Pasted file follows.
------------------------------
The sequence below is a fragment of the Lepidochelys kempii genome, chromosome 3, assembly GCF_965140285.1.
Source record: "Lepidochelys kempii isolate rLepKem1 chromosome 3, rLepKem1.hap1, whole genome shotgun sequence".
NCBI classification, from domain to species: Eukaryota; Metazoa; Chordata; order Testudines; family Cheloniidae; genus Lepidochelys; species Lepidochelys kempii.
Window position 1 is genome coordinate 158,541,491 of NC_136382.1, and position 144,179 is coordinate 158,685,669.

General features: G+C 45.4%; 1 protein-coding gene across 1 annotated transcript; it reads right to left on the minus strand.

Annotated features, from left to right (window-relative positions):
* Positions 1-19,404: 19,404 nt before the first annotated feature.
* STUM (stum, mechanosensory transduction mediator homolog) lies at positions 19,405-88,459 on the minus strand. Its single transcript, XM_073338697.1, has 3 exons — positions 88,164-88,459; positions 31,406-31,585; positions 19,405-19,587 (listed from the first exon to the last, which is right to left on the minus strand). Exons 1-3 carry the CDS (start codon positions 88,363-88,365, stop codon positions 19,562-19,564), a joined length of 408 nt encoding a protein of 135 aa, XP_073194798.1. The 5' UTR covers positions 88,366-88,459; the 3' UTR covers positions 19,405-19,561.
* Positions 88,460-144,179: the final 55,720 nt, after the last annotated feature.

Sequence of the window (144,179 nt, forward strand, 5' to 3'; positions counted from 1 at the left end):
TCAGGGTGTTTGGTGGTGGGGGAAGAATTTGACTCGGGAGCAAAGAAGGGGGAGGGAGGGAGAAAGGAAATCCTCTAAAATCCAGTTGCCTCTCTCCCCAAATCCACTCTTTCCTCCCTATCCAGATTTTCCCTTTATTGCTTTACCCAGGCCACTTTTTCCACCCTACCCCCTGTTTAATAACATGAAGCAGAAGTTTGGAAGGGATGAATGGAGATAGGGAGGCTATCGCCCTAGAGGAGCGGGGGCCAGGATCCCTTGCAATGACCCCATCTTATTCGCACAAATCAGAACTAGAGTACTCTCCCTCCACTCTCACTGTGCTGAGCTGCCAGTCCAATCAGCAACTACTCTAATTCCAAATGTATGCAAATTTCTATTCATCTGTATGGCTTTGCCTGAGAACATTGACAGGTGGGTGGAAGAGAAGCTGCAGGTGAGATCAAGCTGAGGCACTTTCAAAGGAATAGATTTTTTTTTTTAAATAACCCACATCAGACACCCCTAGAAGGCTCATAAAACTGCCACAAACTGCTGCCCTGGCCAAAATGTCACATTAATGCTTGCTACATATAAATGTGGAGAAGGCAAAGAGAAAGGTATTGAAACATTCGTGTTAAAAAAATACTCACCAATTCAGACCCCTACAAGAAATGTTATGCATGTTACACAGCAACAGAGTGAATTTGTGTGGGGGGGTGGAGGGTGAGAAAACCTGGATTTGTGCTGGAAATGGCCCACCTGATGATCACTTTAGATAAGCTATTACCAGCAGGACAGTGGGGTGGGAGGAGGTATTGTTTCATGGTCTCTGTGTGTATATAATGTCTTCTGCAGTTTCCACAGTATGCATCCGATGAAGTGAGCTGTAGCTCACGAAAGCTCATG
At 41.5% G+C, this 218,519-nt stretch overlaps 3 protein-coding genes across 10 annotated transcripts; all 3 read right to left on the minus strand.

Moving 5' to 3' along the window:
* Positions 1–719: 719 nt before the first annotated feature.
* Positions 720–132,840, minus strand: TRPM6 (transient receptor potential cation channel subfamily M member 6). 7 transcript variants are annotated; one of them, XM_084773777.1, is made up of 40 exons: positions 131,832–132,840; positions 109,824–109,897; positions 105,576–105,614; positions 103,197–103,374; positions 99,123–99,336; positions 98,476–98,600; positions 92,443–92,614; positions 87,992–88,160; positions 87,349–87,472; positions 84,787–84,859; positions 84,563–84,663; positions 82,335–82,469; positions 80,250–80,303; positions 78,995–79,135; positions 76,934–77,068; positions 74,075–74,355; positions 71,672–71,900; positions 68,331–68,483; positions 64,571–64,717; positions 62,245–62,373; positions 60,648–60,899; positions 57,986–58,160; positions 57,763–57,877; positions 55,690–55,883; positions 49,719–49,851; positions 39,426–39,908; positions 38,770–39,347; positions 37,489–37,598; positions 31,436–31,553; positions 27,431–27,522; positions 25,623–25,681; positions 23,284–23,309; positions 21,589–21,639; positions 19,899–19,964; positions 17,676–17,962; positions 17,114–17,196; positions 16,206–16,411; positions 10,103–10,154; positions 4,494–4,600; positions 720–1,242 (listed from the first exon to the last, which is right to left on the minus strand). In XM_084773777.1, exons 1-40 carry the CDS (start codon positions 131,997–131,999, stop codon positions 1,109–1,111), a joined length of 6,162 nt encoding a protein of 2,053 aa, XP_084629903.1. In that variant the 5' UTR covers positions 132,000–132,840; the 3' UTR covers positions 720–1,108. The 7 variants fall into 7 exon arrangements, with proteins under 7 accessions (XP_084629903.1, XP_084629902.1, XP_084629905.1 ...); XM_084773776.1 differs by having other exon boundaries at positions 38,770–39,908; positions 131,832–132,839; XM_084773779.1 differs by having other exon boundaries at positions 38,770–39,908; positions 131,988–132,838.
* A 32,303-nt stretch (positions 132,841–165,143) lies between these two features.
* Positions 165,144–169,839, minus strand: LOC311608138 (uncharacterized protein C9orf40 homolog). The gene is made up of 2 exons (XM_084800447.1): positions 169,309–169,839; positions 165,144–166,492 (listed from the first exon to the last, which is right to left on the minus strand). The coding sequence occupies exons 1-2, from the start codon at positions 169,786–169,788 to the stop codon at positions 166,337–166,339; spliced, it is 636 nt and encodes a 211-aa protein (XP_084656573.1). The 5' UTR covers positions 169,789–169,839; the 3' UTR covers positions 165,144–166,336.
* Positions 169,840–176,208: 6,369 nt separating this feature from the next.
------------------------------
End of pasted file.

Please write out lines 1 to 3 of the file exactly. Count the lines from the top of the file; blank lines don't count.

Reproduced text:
The sequence below is a fragment of the Lepidochelys kempii genome, chromosome 3, assembly GCF_965140285.1.
Source record: "Lepidochelys kempii isolate rLepKem1 chromosome 3, rLepKem1.hap1, whole genome shotgun sequence".
NCBI classification, from domain to species: Eukaryota; Metazoa; Chordata; order Testudines; family Cheloniidae; genus Lepidochelys; species Lepidochelys kempii.